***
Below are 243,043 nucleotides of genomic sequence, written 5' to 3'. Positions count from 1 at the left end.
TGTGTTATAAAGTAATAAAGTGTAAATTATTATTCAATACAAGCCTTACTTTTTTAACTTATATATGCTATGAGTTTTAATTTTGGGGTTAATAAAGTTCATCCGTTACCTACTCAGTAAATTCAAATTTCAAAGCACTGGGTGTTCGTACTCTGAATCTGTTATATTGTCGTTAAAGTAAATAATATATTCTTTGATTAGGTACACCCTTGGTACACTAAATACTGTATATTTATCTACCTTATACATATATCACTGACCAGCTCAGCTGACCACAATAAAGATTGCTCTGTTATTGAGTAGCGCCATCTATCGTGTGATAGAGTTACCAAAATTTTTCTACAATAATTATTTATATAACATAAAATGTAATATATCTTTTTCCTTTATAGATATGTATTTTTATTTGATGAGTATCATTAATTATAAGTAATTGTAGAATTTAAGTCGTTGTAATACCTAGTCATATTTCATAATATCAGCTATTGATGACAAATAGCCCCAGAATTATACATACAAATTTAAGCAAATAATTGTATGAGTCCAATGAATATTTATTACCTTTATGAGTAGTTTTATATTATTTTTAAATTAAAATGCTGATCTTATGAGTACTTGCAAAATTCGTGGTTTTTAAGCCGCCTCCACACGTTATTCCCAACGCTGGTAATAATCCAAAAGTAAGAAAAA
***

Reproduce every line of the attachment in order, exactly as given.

Below are 243,043 nucleotides of genomic sequence, written 5' to 3'. Positions count from 1 at the left end.
TGTGTTATAAAGTAATAAAGTGTAAATTATTATTCAATACAAGCCTTACTTTTTTAACTTATATATGCTATGAGTTTTAATTTTGGGGTTAATAAAGTTCATCCGTTACCTACTCAGTAAATTCAAATTTCAAAGCACTGGGTGTTCGTACTCTGAATCTGTTATATTGTCGTTAAAGTAAATAATATATTCTTTGATTAGGTACACCCTTGGTACACTAAATACTGTATATTTATCTACCTTATACATATATCACTGACCAGCTCAGCTGACCACAATAAAGATTGCTCTGTTATTGAGTAGCGCCATCTATCGTGTGATAGAGTTACCAAAATTTTTCTACAATAATTATTTATATAACATAAAATGTAATATATCTTTTTCCTTTATAGATATGTATTTTTATTTGATGAGTATCATTAATTATAAGTAATTGTAGAATTTAAGTCGTTGTAATACCTAGTCATATTTCATAATATCAGCTATTGATGACAAATAGCCCCAGAATTATACATACAAATTTAAGCAAATAATTGTATGAGTCCAATGAATATTTATTACCTTTATGAGTAGTTTTATATTATTTTTAAATTAAAATGCTGATCTTATGAGTACTTGCAAAATTCGTGGTTTTTAAGCCGCCTCCACACGTTATTCCCAACGCTGGTAATAATCCAAAAGTAAGAAAAA